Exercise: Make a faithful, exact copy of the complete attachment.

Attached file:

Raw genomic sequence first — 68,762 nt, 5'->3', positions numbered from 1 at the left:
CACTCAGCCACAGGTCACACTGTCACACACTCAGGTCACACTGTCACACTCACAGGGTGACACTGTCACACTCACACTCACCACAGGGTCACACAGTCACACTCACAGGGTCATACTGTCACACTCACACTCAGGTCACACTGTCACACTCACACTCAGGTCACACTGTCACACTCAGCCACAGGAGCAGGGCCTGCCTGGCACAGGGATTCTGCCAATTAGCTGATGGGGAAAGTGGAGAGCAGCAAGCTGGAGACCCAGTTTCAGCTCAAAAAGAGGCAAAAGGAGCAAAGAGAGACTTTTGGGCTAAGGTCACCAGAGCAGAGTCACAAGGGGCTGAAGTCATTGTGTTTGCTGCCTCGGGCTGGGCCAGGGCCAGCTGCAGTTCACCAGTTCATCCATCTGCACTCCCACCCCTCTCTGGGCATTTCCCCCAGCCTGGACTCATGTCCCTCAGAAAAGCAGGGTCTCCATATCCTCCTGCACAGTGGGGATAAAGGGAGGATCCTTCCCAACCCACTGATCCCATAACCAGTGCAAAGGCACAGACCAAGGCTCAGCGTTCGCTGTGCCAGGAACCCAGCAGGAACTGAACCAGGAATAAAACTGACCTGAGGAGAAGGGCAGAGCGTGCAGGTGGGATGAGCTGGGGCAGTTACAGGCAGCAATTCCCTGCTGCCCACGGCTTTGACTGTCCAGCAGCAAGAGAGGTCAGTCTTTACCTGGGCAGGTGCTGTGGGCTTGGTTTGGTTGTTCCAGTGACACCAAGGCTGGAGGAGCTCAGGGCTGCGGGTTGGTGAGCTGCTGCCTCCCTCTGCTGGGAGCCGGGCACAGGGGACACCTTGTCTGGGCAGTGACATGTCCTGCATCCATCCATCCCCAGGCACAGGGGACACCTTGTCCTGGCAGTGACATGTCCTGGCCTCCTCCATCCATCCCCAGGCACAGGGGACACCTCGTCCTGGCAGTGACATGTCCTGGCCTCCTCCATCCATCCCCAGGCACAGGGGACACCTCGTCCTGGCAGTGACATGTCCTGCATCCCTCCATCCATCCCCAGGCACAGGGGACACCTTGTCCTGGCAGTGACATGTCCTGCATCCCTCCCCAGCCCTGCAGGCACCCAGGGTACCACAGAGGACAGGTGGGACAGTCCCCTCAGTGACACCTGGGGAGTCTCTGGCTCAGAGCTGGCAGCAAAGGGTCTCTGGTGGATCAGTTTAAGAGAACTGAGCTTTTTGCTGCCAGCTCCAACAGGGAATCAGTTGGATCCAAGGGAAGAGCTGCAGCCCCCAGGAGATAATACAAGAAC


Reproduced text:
Raw genomic sequence first — 68,762 nt, 5'->3', positions numbered from 1 at the left:
CACTCAGCCACAGGTCACACTGTCACACACTCAGGTCACACTGTCACACTCACAGGGTGACACTGTCACACTCACACTCACCACAGGGTCACACAGTCACACTCACAGGGTCATACTGTCACACTCACACTCAGGTCACACTGTCACACTCACACTCAGGTCACACTGTCACACTCAGCCACAGGAGCAGGGCCTGCCTGGCACAGGGATTCTGCCAATTAGCTGATGGGGAAAGTGGAGAGCAGCAAGCTGGAGACCCAGTTTCAGCTCAAAAAGAGGCAAAAGGAGCAAAGAGAGACTTTTGGGCTAAGGTCACCAGAGCAGAGTCACAAGGGGCTGAAGTCATTGTGTTTGCTGCCTCGGGCTGGGCCAGGGCCAGCTGCAGTTCACCAGTTCATCCATCTGCACTCCCACCCCTCTCTGGGCATTTCCCCCAGCCTGGACTCATGTCCCTCAGAAAAGCAGGGTCTCCATATCCTCCTGCACAGTGGGGATAAAGGGAGGATCCTTCCCAACCCACTGATCCCATAACCAGTGCAAAGGCACAGACCAAGGCTCAGCGTTCGCTGTGCCAGGAACCCAGCAGGAACTGAACCAGGAATAAAACTGACCTGAGGAGAAGGGCAGAGCGTGCAGGTGGGATGAGCTGGGGCAGTTACAGGCAGCAATTCCCTGCTGCCCACGGCTTTGACTGTCCAGCAGCAAGAGAGGTCAGTCTTTACCTGGGCAGGTGCTGTGGGCTTGGTTTGGTTGTTCCAGTGACACCAAGGCTGGAGGAGCTCAGGGCTGCGGGTTGGTGAGCTGCTGCCTCCCTCTGCTGGGAGCCGGGCACAGGGGACACCTTGTCTGGGCAGTGACATGTCCTGCATCCATCCATCCCCAGGCACAGGGGACACCTTGTCCTGGCAGTGACATGTCCTGGCCTCCTCCATCCATCCCCAGGCACAGGGGACACCTCGTCCTGGCAGTGACATGTCCTGGCCTCCTCCATCCATCCCCAGGCACAGGGGACACCTCGTCCTGGCAGTGACATGTCCTGCATCCCTCCATCCATCCCCAGGCACAGGGGACACCTTGTCCTGGCAGTGACATGTCCTGCATCCCTCCCCAGCCCTGCAGGCACCCAGGGTACCACAGAGGACAGGTGGGACAGTCCCCTCAGTGACACCTGGGGAGTCTCTGGCTCAGAGCTGGCAGCAAAGGGTCTCTGGTGGATCAGTTTAAGAGAACTGAGCTTTTTGCTGCCAGCTCCAACAGGGAATCAGTTGGATCCAAGGGAAGAGCTGCAGCCCCCAGGAGATAATACAAGAAC